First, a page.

Tips on using this colorful plant, also known as redtwig dogwood.
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Plant type: Deciduous shrub
Hardiness: USDA Zones 2 to 7
Prized for its colorful red, yellow or green stems in winter, this shrubby dogwood also makes an excellent mid-sized screen in summertime. Needs pruning in order to keep its brightly-colored multi-stems. Produces white flowers in late spring to early summer and white fruit in late summer, but both are rather insignificant in comparison to the stem color. Has purple-red fall color that is variable among cultivars and climatic conditions. Plant size is seven to nine feet tall and as wide.
How to use it: In masses, hedge or screen, on banks or as a specimen plant. Can also use in containers. Place in the landscape where it can be appreciated in the winter, e.g. within viewing distance from a window. Combine with complementary winter-foliage plants, including evergreen conifers and red-berried hollies, or create a mixed planting of different C. sericea cultivars. Also plant in front of an evergreen background to exploit the colorful stems. In winter, take cuttings of red or yellow stems and use in floral arrangements or mixed containers; they will hold their color for a good length of time without needing supplemental water.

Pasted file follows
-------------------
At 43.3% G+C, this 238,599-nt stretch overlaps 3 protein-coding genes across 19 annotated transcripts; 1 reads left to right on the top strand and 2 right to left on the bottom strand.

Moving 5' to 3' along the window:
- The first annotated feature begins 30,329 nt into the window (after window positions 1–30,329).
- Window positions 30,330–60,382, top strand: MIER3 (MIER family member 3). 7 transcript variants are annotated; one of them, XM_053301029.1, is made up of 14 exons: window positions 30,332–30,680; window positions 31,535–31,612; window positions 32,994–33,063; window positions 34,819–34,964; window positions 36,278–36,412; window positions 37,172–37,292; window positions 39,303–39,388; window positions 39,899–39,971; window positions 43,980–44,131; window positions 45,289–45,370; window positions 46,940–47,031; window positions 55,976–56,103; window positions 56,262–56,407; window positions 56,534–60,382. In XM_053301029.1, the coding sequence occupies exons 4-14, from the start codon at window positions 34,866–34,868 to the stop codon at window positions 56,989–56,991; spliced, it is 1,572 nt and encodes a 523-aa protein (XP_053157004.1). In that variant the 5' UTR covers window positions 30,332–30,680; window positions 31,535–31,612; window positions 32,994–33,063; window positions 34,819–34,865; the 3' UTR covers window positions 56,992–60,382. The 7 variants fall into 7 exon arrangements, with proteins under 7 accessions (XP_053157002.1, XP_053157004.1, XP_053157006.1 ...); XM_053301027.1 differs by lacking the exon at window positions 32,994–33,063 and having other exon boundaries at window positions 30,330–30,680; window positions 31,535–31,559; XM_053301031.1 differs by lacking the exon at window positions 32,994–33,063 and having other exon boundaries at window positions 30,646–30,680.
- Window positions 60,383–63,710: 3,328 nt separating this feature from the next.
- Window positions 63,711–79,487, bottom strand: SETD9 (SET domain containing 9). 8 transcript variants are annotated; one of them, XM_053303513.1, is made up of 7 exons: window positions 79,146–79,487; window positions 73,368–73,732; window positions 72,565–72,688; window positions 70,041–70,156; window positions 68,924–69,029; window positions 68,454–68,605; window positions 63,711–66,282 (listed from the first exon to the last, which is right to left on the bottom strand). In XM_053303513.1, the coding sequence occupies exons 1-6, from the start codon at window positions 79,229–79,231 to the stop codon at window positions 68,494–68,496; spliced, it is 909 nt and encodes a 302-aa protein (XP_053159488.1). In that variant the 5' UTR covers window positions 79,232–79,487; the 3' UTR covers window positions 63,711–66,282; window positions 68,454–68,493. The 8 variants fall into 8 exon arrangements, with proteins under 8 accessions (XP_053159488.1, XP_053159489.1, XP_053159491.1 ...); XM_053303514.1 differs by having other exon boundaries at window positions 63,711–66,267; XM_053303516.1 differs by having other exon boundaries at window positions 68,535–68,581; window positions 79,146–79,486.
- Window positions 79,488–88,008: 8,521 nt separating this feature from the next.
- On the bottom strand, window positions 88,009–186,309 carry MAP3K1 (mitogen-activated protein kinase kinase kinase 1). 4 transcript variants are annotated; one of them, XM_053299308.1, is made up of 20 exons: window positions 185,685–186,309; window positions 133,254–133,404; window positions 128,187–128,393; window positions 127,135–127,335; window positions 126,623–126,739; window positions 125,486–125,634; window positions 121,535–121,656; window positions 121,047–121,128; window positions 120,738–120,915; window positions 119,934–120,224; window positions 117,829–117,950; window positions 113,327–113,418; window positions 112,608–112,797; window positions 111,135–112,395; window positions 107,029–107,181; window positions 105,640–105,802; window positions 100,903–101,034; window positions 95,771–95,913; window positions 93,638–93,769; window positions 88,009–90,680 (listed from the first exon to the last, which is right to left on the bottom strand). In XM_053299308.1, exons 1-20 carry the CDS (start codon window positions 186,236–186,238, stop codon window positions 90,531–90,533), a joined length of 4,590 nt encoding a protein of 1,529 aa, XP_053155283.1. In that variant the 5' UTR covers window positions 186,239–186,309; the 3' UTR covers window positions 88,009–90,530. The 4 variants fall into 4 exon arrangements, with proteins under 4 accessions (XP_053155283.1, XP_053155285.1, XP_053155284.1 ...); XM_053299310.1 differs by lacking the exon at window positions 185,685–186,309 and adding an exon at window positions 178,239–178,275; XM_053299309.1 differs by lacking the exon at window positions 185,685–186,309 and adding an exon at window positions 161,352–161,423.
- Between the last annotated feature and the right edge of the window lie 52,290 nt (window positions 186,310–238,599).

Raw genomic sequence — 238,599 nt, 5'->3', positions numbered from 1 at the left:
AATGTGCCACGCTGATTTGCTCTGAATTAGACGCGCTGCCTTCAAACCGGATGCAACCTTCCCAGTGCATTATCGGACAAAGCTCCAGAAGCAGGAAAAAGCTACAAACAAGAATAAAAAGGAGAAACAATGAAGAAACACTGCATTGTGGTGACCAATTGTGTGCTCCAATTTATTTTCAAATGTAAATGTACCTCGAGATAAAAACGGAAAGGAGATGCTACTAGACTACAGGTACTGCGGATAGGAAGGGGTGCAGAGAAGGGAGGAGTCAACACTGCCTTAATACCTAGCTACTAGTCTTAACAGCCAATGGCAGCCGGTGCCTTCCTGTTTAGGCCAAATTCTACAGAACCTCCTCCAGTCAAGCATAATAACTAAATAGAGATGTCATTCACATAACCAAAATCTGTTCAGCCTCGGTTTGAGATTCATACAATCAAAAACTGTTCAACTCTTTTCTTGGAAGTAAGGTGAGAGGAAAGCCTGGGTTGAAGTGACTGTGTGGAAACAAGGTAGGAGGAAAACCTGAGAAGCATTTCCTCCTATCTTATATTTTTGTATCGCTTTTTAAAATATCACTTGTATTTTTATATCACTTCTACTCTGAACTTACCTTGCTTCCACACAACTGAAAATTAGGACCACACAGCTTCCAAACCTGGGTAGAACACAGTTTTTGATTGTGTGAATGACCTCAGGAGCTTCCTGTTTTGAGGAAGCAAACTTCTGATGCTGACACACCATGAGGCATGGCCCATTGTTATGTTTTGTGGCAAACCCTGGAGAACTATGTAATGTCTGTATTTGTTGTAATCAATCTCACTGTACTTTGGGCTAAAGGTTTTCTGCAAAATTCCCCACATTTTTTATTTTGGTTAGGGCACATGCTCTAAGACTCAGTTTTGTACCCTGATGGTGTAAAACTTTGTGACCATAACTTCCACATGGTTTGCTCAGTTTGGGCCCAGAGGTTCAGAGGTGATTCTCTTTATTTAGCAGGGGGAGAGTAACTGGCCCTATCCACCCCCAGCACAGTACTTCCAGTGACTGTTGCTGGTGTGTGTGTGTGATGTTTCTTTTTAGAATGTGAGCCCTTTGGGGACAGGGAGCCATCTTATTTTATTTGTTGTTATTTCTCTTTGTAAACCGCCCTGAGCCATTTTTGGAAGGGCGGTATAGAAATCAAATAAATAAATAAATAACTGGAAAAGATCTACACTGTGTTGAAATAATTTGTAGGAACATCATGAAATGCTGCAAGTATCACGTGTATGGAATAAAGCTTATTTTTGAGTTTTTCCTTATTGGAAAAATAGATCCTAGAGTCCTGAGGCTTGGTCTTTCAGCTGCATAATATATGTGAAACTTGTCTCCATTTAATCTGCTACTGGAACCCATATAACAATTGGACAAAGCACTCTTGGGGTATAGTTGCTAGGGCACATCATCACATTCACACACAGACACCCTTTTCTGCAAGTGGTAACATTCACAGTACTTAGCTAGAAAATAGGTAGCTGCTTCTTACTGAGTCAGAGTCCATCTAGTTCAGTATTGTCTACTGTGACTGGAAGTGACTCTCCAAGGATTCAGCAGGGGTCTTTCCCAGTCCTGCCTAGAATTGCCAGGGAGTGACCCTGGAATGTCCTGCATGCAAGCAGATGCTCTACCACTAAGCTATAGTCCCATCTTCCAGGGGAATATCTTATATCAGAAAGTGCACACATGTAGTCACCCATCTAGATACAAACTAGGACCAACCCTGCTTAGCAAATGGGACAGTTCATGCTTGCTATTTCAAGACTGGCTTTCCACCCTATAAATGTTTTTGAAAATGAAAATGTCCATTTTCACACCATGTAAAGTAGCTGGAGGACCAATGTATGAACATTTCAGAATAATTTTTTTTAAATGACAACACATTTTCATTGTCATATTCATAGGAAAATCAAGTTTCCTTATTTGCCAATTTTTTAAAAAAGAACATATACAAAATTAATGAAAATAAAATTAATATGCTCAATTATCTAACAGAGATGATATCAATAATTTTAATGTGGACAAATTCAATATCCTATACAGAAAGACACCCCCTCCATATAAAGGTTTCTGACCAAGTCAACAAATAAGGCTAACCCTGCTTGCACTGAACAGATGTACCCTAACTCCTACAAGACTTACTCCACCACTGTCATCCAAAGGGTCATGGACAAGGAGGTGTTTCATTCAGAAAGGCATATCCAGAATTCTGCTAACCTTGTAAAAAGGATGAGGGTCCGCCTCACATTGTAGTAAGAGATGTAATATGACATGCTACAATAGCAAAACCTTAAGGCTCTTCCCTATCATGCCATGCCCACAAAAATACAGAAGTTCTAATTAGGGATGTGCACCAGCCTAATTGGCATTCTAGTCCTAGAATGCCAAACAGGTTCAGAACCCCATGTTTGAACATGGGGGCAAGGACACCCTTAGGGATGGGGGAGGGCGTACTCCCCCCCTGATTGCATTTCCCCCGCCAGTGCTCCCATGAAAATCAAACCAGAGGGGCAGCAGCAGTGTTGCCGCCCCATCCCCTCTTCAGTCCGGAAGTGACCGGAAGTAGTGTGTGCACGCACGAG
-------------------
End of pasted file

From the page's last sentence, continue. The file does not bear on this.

Culture: Tolerates a wide range of soil conditions, but does best in a moist soil. Plant in full sun to partial shade. Prune back every one, two to three years to maintain colorful stems; cut back close to ground. May spread by suckers; can be controlled by digging. Propagated by seed and cuttings. May have problems with canker or leaf spot, especially in climates with high heat and humidity.
Special Notes: Durable shrubby dogwood valued for its colorful winter stems and rapid-growth habit. May be confused with C. alba. Attracts wildlife, including birds and butterflies.
Ninebark, prairie sage, snowberry and other native plants help make the best use of rainfall in this earth-friendly garden design.